AUSTIN (KXAN) — The judge tasked with overseeing four of the Austin Police officer use-of-force cases related to the May 2020 protests has asked to be excused in all four of the cases. Court documents claim she said she believed the indictments against the officers were “politically motivated.”

Judge Julie Kocurek filed an order of voluntary recusal in the cases for officers Stanley Vick, Justin Berry, Joshua Jackson and Joseph Cast, according to Travis County court records. Hearings for Vick and Berry set for Tuesday morning have been rescheduled to a later date.

Kocurek confirmed with KXAN the purpose of the Vick and Berry hearings originally scheduled for Tuesday morning was for her to make a determination on the defenses motion to compel the Travis County District Attorney to disclose the names of grand jury witnesses.

In mid-February, it was announced 19 Austin Police Department officers were indicted on aggravated assault by a public servant charges related to the racial injustice protests of May 2020 in downtown Austin. Travis County District Attorney José Garza said then many protesters suffered significant injuries as a result of less-lethal rounds and were “innocent bystanders.”

Kocurek’s court empaneled the special grand jury that ultimately returned those indictments.

According to a Monday court filing by Garza, Kocurek told an assistant district attorney over the phone she believed prosecution of the officers came as the result of a “politically motivated campaign” from Garza, saying “she enjoyed a good relationship with law enforcement in Travis County.” KXAN reached out to Kocurek’s court regarding this, and in response, Kocurek provided the following statement:

I am recusing myself not because I have a bias or prejudice against the State, but rather to ensure public confidence in the integrity and impartiality of the judiciary.

In filing these motions, I think it is important to put my conversation with Mr. Gilford into context. My perception of our discussion somewhat differs from Mr. Gilford’s.

As the judge who impaneled the special grand jury, it was my responsibility to set bail in these cases. The purpose of my call was to discuss the bail to be set in these cases. I had just received a call from the clerk and/or jail indicating that there were 20 uniformed police officers waiting to be booked into jail and they were waiting on me to set bail in each of their cases. Moments later, I received a call from one of the attorneys of the police officers indicating that the District Attorney’s Office had agreed to setting a one dollar bail on each of these first degree felony offenses. This was highly unusual. These types of communications happen frequently in setting bail. I was calling to confirm this information with Mr. Gilford.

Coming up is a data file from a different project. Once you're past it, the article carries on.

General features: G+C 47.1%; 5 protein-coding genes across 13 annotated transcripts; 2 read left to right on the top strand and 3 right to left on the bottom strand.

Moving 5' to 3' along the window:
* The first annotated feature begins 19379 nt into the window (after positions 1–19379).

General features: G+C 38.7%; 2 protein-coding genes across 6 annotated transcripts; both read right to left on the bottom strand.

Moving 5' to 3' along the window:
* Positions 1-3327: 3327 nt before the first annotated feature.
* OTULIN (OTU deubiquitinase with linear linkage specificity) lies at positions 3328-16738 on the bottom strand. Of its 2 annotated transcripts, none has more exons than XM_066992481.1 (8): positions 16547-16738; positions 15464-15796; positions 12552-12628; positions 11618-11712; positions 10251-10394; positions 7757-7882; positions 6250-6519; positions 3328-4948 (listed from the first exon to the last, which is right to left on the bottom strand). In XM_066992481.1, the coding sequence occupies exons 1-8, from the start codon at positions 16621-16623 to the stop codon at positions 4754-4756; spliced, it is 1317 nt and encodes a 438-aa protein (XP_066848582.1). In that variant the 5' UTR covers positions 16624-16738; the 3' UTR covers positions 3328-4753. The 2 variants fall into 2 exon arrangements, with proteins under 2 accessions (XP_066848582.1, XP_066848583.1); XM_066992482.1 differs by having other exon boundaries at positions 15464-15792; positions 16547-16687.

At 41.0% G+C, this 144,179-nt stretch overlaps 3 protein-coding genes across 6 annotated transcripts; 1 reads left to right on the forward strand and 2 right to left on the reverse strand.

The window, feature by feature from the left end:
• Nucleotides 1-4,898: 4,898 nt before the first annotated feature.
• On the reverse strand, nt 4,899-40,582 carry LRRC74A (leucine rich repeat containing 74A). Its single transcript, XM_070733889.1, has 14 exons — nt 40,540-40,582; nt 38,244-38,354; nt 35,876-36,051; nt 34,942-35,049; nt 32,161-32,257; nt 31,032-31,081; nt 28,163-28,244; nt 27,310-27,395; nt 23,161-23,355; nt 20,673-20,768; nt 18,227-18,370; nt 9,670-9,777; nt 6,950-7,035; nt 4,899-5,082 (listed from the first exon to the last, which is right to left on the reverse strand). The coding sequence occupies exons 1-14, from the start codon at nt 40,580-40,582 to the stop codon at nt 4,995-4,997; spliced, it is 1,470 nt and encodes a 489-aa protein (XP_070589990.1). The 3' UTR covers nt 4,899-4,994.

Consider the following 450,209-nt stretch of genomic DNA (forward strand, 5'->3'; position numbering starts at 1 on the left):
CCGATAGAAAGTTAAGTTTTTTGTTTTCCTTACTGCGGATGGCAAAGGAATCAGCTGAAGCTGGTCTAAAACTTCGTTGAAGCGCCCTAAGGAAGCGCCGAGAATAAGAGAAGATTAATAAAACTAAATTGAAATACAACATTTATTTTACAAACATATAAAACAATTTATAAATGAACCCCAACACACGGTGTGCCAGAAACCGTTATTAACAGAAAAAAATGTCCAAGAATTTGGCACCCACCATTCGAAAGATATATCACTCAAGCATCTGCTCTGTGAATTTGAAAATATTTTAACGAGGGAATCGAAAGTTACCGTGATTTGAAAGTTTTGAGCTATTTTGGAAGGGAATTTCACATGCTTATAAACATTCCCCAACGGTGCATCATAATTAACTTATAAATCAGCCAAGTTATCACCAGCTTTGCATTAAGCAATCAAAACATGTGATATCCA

Due to the recent filing by the State, I believe my impartiality will be in question by some in the community. The perception of others is important, especially in a cases like these.”

The filing includes a recount of the conversation with the judge from the assistant district attorney, who works under the Civil Rights Division with the DA’s office.

The assistant district attorney said once news of the indictments came out in February, he emailed Kocurek, so she could prepare her court and staff for the “substantial amount of work” that would follow. He also tried to get in touch with her court administrator.

He then got a text from Kocurek asking him to call her, the filing stated. The assistant district attorney said he immediately gave her a call with another colleague in the room. Kocurek answered the phone and said she “felt betrayed” because “there were so many indictments against police officers.”

The assistant district attorney said in the filing he explained to Kocurek in his experience, judges did not expect to briefed on the cases being presented unless something came up before the grand jury that required a judge’s attention.

The assistant district attorney said he didn’t discuss details of the officer cases nor the evidence presented to the grand jury with Kocurek, and he doesn’t think anyone employed with the DA’s office did either, according to the court filing.

Kocurek reportedly ended the call saying she hoped the DA’s office “had evidence to support the offenses charged in the indictments,” the assistant district attorney said in the filing.

KXAN reached out to the DA’s office for a comment on the filing and asked when it was made aware of these communications and why the notice wasn’t filed until April 25. The DA’s office declined to provide a comment at this time.

Garza told KXAN in May 2021 one of his goals was to present law enforcement use-of-force cases, particularly surrounding the deaths of Mike Ramos and Javier Ambler, to a grand jury.

“It is so important that our community have faith and trust in our criminal justice system,” Garza told KXAN after he took office in January 2021. “That they have faith if a law enforcement officer engages in misconduct, that if a law enforcement officer breaks the law, that they will be held accountable. So, that is our goal.”

Former Travis County Judge Charlie Baird told KXAN after years on the bench himself, he understands Kocurek’s decision.

“I think that Judge Kocurek took the cautious route of just going ahead and — being confronted with this issue — saying, ‘I’m going to take any question away from this, remove myself, and let the cases proceed through the normal process of the criminal justice system,'” Baird said.